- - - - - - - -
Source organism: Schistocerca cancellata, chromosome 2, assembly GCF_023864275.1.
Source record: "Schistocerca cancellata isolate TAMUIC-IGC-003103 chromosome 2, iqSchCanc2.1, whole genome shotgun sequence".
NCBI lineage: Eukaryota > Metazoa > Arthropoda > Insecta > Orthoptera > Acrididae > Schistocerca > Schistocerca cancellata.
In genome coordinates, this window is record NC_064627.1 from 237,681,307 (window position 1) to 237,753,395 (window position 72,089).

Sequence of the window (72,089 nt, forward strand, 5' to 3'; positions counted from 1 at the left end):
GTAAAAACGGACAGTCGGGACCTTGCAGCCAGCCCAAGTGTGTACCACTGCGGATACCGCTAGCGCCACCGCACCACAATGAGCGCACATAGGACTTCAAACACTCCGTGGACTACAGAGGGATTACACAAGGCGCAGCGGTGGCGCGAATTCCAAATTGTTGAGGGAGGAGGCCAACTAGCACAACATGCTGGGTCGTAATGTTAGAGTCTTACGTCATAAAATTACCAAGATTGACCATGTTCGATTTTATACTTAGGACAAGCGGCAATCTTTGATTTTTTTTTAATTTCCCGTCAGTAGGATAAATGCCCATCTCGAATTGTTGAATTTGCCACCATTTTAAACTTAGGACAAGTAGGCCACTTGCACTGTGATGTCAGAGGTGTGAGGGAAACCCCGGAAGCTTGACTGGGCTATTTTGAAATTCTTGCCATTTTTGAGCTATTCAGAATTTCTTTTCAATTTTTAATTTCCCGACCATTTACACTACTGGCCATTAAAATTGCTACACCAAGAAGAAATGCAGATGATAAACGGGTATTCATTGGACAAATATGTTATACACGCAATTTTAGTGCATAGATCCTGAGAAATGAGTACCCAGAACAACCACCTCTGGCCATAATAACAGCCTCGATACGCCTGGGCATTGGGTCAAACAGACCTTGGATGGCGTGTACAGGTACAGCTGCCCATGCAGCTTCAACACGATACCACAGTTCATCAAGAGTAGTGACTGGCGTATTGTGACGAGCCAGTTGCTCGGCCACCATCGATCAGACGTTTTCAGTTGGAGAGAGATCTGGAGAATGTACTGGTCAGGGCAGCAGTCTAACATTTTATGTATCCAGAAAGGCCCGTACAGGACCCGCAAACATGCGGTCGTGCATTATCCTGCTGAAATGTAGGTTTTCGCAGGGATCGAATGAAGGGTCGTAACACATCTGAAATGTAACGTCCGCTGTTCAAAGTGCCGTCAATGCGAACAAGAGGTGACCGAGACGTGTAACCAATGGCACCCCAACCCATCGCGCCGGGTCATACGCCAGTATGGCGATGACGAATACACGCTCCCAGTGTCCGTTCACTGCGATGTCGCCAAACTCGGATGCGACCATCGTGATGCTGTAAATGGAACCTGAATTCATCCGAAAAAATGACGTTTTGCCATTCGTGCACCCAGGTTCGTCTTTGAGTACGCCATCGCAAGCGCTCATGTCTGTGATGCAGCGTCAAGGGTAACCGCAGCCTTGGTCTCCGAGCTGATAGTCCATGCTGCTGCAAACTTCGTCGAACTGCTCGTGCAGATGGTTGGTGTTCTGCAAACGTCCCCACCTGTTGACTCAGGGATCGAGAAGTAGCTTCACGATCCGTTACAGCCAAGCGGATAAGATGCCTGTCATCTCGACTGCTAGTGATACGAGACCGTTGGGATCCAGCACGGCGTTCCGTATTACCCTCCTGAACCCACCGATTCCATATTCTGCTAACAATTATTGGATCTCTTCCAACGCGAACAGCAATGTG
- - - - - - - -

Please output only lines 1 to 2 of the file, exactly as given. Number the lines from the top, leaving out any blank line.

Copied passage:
Source organism: Schistocerca cancellata, chromosome 2, assembly GCF_023864275.1.
Source record: "Schistocerca cancellata isolate TAMUIC-IGC-003103 chromosome 2, iqSchCanc2.1, whole genome shotgun sequence".